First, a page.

• If you primarily communicate with them through WhatsApp or Teams, check in with them there. You can still use all the above tips online. 
  • Using social media is great for staying connected with others, but just liking a video or liking a post doesn’t mean you have a connection with that person.

6. Reassure them support is available

  • People may not always be ready to talk straight away, which is why you should outline what support is available. 
  • Reassure them that your door is always open, and they can speak to you at any time.  
  • Let them know you will ensure they get the support they need.  
  • Signpost them to resources such as your EAP, useful contacts and online mental health support or suggest a visit to a doctor. 
  • For those who disclose, create a Wellness Action Plan (WAP) to remind them what they need to do to stay well at work and how line managers can support them.
  • Develop an awareness of working style, triggers and responses which enables an individual to communicate these to their line managers. 

The main message that needs to be conveyed is… we’re all human and we all have mental health. Talking about it makes a significant difference.

What tools can encourage mental health disclosure

Large organisations have introduced tools to encourage mental health conversations. For example, in 2017, Deloitte renamed their employee assistance programme ‘Advice Line’, enhancing the service by including more face-to-face counselling sessions and online cognitive behavioural therapy (CBT). A noticeable increase in users emerged, and employees started reaching out earlier before more serious problems developed. Such mental health schemes can create a culture of openness and enable employees to talk about mental health concerns. As for starting a conversation in the workplace, Mind and the CIPD have created disclosure tools, such as information, practical advice, and templates which can be integrated into HR policies and practices.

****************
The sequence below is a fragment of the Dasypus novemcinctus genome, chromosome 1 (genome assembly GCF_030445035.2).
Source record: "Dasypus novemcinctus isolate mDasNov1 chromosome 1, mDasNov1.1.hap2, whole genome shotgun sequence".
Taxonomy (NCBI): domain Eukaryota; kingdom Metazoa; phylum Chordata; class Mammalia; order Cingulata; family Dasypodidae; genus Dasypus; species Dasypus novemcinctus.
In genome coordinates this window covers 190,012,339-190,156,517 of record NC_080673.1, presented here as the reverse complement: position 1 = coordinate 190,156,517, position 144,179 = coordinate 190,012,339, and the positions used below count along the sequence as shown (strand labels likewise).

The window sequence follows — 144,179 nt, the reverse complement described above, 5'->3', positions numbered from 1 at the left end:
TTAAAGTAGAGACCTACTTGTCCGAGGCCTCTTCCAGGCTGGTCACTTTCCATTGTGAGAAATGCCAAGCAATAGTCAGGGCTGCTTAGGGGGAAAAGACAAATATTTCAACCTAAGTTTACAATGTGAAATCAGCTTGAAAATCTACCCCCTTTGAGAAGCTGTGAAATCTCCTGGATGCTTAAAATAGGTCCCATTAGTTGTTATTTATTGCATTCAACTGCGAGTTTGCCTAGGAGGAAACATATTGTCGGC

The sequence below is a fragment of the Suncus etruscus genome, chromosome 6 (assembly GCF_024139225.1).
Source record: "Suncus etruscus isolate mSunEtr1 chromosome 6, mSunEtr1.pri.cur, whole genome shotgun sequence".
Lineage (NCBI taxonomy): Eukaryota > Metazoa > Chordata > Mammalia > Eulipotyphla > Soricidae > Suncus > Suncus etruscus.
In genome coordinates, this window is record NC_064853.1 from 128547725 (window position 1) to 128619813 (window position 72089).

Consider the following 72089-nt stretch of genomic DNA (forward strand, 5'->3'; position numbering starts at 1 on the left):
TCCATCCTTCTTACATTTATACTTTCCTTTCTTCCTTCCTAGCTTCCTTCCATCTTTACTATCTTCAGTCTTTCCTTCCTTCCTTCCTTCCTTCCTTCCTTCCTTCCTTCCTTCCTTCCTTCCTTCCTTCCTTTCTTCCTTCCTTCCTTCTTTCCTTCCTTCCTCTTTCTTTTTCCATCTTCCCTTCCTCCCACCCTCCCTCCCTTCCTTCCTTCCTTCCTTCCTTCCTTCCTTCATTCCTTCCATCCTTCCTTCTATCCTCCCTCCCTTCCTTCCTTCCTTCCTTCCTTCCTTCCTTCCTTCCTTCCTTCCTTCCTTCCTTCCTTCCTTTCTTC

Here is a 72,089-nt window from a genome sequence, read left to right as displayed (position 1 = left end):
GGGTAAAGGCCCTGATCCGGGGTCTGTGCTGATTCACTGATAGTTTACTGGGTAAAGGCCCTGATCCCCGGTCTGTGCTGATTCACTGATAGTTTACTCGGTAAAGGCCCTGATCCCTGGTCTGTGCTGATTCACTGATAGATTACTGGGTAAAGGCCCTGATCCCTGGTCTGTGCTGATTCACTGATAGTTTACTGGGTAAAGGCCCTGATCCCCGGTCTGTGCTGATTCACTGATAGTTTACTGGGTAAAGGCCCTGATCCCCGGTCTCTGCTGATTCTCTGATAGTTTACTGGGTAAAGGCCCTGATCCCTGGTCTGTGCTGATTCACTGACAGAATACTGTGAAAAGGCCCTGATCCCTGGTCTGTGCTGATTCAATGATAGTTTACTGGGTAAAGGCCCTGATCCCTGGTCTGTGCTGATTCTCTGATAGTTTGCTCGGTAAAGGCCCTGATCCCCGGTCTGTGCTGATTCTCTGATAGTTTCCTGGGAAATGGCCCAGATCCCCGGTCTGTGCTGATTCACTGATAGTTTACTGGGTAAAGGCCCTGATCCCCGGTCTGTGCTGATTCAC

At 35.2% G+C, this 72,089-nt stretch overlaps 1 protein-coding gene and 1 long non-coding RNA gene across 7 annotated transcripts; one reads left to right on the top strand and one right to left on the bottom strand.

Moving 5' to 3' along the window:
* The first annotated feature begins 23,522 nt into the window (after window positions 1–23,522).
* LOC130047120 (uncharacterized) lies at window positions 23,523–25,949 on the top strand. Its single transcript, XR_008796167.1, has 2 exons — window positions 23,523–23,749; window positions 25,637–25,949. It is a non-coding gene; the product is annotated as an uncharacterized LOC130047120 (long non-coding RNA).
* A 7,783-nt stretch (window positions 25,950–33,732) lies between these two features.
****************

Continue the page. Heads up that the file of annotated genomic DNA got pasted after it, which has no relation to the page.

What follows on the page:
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At HealthHero, we believe creating an environment where employees can openly discuss mental health is key to making an enormous difference in their working lives. Through our Mental Health Support Programme, you can improve staff wellbeing and get the support you need to do this even better. As a benchmark of best therapeutic practice, the program offers clinically proven counselling programmes, psychological interventions, and critical incident training. In addition, led by an extensive team of clinical experts, these services can provide solutions that fit the needs of your employees.  

Contact us today to start your journey towards better mental health in your organisation.